Test Track

Arial view of entire NCAT Test TrackLocated on a 309-acre site, NCAT’s Test Track is a 1.7-mile oval where research is conducted on experimental asphalt pavements. The track is comprised of 46 200-ft test sections funded as a cooperative project among highway agencies and industry sponsors. Research experiments based on single test sections or groups of test sections provide sponsors the confidence to move concepts into practice, saving state departments of transportation millions of dollars each year.

Test Sections

Sections can be classified as either structural experiments, surface mix experiments, or pavement preservation studies. Performance is monitored on a continuous basis to evaluate rutting, fatigue cracking, roughness, texture, friction and noise. Structural pavement sections have varying thicknesses that closely resemble real-world pavements. They have embedded strain and pressure sensors that analyze pavement response to loads for validation of mechanistic-empirical pavement design procedures. Surface mix performance sections are built on a robust cross-section that limits distresses to the experimental surface layers.

Multidepth temperature probes are installed in each test section. Paired with an onsite automated weather station, these data are used to precisely characterize the performance environment for each experimental section. Additionally, the sections that make up the structural experiment have high speed instrumentation arrays consisting of strain gauges and pressure plates installed at select depths. Measurement data generated by these devices are used to quantify pavement response to passing loads to validate pavement analysis and mechanistically based design methodologies. A wireless mesh network has been deployed along the entire length of the Track to facilitate high speed data transfer in a safe and efficient manner.

Research Cycles

The first phase of a research cycle consists of constructing test sections on and off the Test Track. Representatives from research sponsors make on-site visits during this phase in order to ensure that the sections satisfy their research needs. To facilitate lab to field performance correlations, a large amount of mixture samples from construction are tested and analyzed in the laboratory. Various parameters are also measured during the construction process to capture in-place properties of the sections. 

In the second phase, each section on the track is subjected to 10 million equivalent single axle loads (ESALs) of heavy truck traffic applied over a period of two years. This method of accelerating trafficking allows researchers to deliver cutting-edge test results to state highway departments at an extraordinary speed. The performance of each track section is closely monitored on a weekly basis. An automated pavement distress data collection vehicle is used to quantify roughness, macrotexture, rutting, and cracking in the same manner used by most state highway departments for their pavement management systems. Other tests such as surface friction, falling weight deflectometer, sound, and permeability are also conducted. Similar performance data is conducted on the off-track sections, but due to the open traffic on these roadways, data collection is conducted on a less frequent basis than the closed-loop track.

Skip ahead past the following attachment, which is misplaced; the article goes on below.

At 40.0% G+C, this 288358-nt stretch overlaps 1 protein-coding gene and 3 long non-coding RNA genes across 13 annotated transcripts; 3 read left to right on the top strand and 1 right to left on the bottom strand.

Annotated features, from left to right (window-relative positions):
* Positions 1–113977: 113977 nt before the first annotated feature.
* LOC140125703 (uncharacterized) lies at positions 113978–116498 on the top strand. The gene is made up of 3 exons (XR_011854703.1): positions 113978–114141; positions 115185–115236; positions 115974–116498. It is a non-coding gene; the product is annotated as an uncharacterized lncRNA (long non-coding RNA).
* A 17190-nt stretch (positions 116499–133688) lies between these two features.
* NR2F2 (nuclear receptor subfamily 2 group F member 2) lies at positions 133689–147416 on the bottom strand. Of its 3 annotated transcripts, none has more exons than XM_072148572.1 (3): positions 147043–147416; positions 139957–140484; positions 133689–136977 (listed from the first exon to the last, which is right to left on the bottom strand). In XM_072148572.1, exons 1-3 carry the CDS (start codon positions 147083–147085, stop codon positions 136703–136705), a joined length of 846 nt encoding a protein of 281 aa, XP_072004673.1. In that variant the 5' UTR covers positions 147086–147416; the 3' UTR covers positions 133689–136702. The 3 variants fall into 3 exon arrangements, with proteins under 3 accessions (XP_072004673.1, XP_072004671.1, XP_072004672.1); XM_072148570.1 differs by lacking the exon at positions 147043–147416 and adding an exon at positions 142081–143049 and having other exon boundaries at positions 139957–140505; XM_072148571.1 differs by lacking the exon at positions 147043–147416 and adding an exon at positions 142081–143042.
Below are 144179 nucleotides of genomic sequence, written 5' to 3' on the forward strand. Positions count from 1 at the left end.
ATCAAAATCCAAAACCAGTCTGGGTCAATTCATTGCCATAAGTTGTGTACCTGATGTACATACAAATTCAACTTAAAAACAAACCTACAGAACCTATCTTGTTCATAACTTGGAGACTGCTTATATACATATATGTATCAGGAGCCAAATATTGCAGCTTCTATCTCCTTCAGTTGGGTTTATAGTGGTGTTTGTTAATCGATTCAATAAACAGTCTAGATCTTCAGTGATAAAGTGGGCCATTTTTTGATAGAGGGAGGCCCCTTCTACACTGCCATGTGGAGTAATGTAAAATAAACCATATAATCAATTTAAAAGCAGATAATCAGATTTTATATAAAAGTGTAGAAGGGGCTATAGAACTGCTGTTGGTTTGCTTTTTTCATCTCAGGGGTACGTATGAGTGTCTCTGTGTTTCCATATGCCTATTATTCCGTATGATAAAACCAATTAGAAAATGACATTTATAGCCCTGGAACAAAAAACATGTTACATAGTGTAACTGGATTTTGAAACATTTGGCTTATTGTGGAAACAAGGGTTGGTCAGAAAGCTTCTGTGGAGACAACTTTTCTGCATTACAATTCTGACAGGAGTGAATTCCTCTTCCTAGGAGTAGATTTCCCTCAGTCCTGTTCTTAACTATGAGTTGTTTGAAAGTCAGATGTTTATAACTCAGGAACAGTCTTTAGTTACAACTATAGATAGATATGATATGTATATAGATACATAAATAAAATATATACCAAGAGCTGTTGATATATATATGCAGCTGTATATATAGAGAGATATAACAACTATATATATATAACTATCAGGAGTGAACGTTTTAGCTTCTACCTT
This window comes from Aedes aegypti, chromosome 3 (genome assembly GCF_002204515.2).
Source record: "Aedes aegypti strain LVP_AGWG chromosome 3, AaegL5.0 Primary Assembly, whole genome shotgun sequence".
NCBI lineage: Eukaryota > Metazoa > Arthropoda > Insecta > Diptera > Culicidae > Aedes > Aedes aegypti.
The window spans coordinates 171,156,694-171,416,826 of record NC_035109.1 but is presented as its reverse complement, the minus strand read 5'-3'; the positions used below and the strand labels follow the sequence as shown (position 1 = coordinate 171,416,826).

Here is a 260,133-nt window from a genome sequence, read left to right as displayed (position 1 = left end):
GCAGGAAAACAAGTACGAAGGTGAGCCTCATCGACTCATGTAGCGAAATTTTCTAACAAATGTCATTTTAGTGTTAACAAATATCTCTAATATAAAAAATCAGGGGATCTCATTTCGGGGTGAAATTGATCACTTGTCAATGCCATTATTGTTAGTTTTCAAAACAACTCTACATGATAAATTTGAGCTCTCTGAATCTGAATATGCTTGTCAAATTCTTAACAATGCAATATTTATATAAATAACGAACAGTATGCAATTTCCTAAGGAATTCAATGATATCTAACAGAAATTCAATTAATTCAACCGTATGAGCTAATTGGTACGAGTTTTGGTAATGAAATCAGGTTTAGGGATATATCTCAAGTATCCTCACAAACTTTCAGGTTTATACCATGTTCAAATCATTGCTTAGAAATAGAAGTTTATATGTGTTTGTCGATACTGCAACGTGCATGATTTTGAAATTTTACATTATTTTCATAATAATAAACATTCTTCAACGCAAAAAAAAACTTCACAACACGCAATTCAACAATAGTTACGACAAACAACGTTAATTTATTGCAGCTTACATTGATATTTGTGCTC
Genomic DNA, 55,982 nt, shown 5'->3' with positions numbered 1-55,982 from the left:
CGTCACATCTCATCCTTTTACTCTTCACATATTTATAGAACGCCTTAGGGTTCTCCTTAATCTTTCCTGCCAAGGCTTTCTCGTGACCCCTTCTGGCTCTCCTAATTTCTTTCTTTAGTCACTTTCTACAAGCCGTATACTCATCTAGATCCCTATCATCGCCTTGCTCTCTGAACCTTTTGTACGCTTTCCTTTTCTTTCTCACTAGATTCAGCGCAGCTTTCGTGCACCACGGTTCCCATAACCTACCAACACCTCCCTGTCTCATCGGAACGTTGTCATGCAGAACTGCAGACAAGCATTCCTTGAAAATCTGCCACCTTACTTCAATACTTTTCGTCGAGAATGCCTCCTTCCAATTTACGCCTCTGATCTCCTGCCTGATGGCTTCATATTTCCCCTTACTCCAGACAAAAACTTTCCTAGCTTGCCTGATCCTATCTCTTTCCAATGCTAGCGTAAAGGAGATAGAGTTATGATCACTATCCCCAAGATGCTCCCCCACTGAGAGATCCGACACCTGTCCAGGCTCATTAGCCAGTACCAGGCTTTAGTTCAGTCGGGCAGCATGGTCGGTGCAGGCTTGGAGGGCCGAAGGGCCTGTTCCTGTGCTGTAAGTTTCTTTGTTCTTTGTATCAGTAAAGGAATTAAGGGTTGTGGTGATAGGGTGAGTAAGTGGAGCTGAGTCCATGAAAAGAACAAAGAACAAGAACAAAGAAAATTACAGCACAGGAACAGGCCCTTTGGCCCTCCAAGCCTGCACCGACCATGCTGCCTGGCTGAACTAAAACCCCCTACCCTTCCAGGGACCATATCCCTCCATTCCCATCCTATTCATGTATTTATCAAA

The final part of the three-year cycle involves forensic analyses of damaged sections on the test track in order to determine the contributing factors to pavement distresses. Many forensic investigations conducted during this stage include destructive testing such as trenching and coring. At the end of each cycle, test sections either remain in place for additional evaluation during the next cycle or are replaced.

The sixth cycle of accelerated performance testing began in 2015, providing unique opportunities to determine the field performance of breakthrough materials and concepts without the risk of failure that local and state agencies are unwilling to accept. NCAT is at the forefront of research to quantify the life-extending benefits of pavement preservation treatments. The scope of pavement preservation research has been expanded in this cycle to include continued evaluation of Lee County Road 159, a low volume route, and 40 new treatment sections on U.S. Route 280, a much higher traffic volume roadway. NCAT is also partnering with the Minnesota DOT to conduct full-scale pavement testing at its MnROAD facility to meet national pavement research needs in hot and cold climates.

Beyond Pavement Testing

The track is also used for a variety of transportation-related projects including the development of new heavy vehicle suspension systems, truck platooning, evaluation of alternative fuels, improved tires, a vehicle rollover prediction system, advanced propulsion systems, and improved vehicle electronics and safety.

Tracks Worldwide

Other accelerated pavement testing facilities in the United States and around the world can be found here.